Rising in fame and controversy, he met some of the leaders of the civil-rights movement. They were well intentioned people, he says, but mired in a past increasingly irrelevant to the present. Itemising instances of racism was no longer sufficient to explain why the black areas of cities were riven with violent crime and broken families. “The Civil Rights Movement is over!” he told a gathering of that movement’s great and good, many of whom had read his first piece in the New Republic, in which he had announced his apostasy on the topic of racism. “I assert that the problems of the lower classes of African American society, plagued by poverty and joblessness, are at the end of the day not remediable by the means which had been so effective in the 1960s: protests and petitioning for fair treatment. What we now face, I suggest, is a new American dilemma.” One of the great and good in attendance was Martin Luther King’s widow, Coretta Scott King, who was reduced to tears by Loury’s insistence that she and her colleagues were out of time. “I want to offer her comfort, but it is not my place to do so. That is for the others.”

Loury’s growing fame and his absences to attend conferences and deliver lectures doomed what remained of his life with Charlene and their children. He met and fell in love with Linda, who was herself a scholar in the making—a doctoral student in MIT’s economics programme, where he met her as her tutor. Marriage was soon followed by more children. What did not change was his desire for new affairs and excitement, including a fondness for crack cocaine, which he took to in a big way. As his drug dependence deepened, he hid it from his wife, just as he hid his affairs. “I turned Linda into a sucker,” he reflects. Still, they stayed together, and with her help, after several false starts, he kicked the crack habit.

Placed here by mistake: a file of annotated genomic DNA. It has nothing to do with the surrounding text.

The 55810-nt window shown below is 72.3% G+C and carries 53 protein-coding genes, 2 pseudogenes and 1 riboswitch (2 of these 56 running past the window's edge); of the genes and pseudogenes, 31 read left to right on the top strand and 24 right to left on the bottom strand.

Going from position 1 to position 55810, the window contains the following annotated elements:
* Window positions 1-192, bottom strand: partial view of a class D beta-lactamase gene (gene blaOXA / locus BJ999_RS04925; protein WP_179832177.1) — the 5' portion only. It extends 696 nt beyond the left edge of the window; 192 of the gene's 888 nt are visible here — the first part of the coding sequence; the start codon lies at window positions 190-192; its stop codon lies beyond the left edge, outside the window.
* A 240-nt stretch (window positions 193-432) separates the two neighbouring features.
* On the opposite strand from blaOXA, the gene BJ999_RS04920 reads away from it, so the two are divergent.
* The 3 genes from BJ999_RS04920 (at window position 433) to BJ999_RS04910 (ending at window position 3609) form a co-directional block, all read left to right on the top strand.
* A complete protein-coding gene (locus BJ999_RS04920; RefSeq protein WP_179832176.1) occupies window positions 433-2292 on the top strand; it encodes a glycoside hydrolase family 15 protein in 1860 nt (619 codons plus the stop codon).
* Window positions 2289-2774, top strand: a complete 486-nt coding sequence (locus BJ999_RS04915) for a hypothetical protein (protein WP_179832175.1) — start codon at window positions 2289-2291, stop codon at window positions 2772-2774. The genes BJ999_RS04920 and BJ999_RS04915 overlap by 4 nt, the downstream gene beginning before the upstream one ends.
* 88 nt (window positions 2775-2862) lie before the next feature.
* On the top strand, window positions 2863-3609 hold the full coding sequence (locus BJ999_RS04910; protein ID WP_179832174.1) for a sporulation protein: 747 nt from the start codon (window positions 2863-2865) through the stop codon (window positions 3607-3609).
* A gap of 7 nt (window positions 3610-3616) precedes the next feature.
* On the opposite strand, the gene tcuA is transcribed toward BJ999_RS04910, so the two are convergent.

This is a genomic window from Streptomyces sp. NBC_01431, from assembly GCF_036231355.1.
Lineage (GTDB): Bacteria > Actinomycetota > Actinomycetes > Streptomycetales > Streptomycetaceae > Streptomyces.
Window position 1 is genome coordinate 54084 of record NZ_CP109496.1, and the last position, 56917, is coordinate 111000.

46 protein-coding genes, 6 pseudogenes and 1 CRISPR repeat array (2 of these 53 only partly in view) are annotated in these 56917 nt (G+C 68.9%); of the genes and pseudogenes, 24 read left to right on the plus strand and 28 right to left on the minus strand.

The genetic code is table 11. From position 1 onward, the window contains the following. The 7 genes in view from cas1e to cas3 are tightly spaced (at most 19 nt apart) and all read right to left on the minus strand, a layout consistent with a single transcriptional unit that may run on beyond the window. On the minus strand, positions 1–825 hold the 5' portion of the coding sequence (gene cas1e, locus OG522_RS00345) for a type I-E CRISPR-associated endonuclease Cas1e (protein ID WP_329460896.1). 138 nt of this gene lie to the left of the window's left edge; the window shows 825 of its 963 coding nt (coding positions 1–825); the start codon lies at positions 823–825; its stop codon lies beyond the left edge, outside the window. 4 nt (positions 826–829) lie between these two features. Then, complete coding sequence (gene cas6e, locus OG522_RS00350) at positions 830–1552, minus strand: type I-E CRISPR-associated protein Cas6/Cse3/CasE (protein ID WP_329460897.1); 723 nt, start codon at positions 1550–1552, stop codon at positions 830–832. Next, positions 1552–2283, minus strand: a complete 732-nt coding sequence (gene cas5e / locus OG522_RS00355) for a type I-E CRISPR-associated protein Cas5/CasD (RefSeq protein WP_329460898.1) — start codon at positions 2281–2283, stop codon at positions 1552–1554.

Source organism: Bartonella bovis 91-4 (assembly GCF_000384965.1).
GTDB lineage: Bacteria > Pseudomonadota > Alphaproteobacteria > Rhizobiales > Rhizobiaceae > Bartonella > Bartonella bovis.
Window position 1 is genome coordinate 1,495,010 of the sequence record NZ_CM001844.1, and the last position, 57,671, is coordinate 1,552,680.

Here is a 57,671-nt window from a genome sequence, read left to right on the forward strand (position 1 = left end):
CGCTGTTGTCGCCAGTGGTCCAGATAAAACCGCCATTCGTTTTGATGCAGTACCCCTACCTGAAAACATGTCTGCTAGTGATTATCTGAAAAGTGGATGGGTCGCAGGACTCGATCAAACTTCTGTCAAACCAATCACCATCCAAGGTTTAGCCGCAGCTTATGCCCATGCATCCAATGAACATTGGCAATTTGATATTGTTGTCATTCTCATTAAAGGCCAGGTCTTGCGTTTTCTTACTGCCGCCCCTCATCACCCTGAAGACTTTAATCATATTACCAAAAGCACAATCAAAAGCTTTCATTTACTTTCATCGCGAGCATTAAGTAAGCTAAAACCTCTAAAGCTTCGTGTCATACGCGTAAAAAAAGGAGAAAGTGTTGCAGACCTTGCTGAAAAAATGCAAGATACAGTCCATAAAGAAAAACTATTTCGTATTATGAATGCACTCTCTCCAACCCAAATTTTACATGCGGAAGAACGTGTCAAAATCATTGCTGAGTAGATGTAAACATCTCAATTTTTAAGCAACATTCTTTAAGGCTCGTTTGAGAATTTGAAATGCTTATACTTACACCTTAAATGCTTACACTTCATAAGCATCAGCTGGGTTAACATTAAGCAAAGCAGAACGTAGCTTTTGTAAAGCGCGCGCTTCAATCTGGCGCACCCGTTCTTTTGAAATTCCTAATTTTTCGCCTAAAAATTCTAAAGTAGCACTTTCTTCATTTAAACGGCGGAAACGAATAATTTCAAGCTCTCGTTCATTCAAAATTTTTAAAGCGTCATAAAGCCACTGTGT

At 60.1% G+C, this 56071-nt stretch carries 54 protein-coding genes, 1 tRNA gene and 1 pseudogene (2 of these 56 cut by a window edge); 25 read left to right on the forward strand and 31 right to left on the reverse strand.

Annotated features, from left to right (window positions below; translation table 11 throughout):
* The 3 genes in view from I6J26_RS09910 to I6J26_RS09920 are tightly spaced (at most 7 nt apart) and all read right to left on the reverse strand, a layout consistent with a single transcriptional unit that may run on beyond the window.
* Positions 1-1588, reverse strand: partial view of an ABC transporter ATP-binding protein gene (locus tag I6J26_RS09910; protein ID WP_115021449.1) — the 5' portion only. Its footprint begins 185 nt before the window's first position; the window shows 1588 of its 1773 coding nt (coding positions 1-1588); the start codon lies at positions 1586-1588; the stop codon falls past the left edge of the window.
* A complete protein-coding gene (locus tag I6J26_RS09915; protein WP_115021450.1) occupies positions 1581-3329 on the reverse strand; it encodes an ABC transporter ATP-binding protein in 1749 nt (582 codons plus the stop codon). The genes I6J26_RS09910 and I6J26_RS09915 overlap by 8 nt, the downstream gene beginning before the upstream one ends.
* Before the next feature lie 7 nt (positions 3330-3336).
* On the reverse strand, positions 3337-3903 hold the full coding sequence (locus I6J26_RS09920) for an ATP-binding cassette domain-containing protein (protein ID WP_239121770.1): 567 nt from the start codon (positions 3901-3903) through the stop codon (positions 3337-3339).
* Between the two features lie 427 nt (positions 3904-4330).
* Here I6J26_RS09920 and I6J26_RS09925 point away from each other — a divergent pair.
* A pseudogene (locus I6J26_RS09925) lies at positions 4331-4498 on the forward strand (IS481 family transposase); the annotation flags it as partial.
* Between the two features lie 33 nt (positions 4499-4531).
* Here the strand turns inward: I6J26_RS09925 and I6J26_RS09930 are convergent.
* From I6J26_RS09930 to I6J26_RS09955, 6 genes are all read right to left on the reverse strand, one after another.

She may have known or guessed the truth of his affairs, he says now, and he admits to feeling guilty at times, but that guilt was overcome with the defiance of a free man—a kind of Master of the Universe—who deserved to have fun. Among his later transgressions, he had a passionate affair with Woody’s wife Elvie, a betrayal that the friendship was unable to survive. “After their marriage broke up, Elvie came out of the closet as a lesbian. Evidently, her affair with me was only one part of a larger reckoning with her sexuality. As for why I did it, I had no earthly idea. As a budding Master of the Universe, I wanted to do it, so I did.” His affection for Linda remained, however, until she succumbed to cancer after a long struggle.

During his sixties and seventies, Loury has enjoyed a professional life of academic success and acclaim, during which he has reflected seriously on the topic of race in America. He was the first black professor of economics at Harvard and the man approached to give important lectures on the state of black America. These two roles proved to be irreconcilable. “Two decades after I began my studies at MIT, I was still trying to walk both paths—to be an outstanding economist-who-happened-to-be-black, and to be a black economist promoting the uplift of his people.”